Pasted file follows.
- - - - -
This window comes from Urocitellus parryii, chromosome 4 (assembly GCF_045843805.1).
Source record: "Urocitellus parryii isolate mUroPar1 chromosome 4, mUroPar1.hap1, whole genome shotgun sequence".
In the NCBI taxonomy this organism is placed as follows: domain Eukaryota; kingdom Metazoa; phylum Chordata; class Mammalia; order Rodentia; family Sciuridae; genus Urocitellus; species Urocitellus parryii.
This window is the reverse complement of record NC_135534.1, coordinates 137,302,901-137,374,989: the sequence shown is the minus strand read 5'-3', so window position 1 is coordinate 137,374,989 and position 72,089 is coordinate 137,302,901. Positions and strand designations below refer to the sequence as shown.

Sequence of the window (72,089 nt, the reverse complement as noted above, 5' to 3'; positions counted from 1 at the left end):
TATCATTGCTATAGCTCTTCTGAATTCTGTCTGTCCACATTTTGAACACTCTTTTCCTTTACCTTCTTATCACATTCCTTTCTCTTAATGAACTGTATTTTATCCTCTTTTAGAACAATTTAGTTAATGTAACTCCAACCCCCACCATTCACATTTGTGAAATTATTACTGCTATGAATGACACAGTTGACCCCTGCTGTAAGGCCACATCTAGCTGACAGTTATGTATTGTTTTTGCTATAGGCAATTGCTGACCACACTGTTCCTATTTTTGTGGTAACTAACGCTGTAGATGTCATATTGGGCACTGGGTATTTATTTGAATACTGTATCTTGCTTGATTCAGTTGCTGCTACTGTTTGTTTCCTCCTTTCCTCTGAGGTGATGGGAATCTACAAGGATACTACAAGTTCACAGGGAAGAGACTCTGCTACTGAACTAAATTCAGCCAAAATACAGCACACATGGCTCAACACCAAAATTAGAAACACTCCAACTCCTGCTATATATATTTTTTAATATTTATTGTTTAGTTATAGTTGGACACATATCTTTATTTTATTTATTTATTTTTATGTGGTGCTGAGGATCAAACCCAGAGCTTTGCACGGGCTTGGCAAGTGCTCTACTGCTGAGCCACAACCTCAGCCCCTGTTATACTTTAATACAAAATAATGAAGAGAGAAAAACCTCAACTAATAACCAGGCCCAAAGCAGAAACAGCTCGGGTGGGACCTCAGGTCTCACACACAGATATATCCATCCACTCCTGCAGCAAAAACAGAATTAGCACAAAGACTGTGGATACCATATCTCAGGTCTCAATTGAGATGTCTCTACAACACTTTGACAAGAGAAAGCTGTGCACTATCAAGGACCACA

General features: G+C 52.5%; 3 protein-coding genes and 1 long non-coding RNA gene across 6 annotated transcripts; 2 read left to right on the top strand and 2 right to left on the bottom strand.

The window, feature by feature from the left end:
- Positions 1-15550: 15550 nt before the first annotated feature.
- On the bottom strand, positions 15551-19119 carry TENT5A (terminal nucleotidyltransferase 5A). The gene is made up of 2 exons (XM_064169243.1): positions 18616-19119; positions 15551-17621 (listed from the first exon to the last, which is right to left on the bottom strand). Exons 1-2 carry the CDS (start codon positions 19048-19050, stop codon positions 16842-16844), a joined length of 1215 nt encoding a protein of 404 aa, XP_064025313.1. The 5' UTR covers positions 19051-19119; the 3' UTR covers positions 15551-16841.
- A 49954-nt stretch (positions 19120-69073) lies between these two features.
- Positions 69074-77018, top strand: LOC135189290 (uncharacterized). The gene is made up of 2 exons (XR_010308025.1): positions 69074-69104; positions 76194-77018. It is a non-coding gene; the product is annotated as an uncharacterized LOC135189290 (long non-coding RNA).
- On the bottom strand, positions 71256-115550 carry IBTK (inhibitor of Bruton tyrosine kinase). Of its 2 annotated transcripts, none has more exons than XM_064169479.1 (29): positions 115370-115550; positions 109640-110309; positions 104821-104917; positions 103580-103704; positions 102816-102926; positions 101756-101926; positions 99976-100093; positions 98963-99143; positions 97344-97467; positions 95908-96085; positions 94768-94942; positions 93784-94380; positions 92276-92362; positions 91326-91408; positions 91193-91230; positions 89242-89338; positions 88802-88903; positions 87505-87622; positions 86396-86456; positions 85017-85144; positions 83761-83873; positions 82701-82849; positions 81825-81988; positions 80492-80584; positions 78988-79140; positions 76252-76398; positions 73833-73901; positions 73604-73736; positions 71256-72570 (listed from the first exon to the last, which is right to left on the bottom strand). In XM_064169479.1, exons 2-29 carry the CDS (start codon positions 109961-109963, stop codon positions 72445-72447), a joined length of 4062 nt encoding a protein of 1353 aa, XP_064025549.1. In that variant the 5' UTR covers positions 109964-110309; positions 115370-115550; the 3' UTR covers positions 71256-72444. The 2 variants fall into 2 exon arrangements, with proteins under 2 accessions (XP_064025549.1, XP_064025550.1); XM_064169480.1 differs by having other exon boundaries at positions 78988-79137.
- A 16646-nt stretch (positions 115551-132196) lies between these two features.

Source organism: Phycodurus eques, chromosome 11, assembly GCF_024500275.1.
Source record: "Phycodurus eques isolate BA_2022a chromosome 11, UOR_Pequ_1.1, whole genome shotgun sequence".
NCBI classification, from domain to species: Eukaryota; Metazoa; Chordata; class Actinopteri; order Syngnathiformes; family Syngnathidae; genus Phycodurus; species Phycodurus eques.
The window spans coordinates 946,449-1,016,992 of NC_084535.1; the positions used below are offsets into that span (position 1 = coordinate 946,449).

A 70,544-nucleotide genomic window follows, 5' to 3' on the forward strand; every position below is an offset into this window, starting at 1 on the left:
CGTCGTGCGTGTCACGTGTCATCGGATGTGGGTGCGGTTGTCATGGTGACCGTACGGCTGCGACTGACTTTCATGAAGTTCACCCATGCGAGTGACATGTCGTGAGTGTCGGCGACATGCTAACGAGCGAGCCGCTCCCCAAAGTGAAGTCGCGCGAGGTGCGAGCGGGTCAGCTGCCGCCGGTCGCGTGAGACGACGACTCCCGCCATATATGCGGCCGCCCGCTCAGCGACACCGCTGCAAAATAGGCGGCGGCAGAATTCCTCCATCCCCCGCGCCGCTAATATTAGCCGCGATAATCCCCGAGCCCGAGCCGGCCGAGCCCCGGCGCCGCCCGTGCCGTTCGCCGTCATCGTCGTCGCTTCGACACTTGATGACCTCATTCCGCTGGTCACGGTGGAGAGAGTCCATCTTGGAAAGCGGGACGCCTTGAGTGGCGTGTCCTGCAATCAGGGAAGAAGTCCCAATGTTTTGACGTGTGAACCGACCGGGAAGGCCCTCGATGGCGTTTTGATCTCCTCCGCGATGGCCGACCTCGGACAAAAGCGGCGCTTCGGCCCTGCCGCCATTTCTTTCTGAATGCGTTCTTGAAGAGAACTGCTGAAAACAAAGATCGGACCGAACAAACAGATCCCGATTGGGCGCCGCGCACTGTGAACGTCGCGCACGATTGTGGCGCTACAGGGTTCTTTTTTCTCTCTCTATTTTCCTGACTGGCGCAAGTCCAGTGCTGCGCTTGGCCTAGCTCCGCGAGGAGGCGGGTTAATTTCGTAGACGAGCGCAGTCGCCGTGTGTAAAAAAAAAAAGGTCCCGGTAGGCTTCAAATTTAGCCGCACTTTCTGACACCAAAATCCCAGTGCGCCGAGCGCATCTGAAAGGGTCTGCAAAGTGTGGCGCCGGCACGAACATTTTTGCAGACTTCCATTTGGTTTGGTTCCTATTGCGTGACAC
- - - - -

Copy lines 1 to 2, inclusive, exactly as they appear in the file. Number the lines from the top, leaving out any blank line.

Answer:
This window comes from Urocitellus parryii, chromosome 4 (assembly GCF_045843805.1).
Source record: "Urocitellus parryii isolate mUroPar1 chromosome 4, mUroPar1.hap1, whole genome shotgun sequence".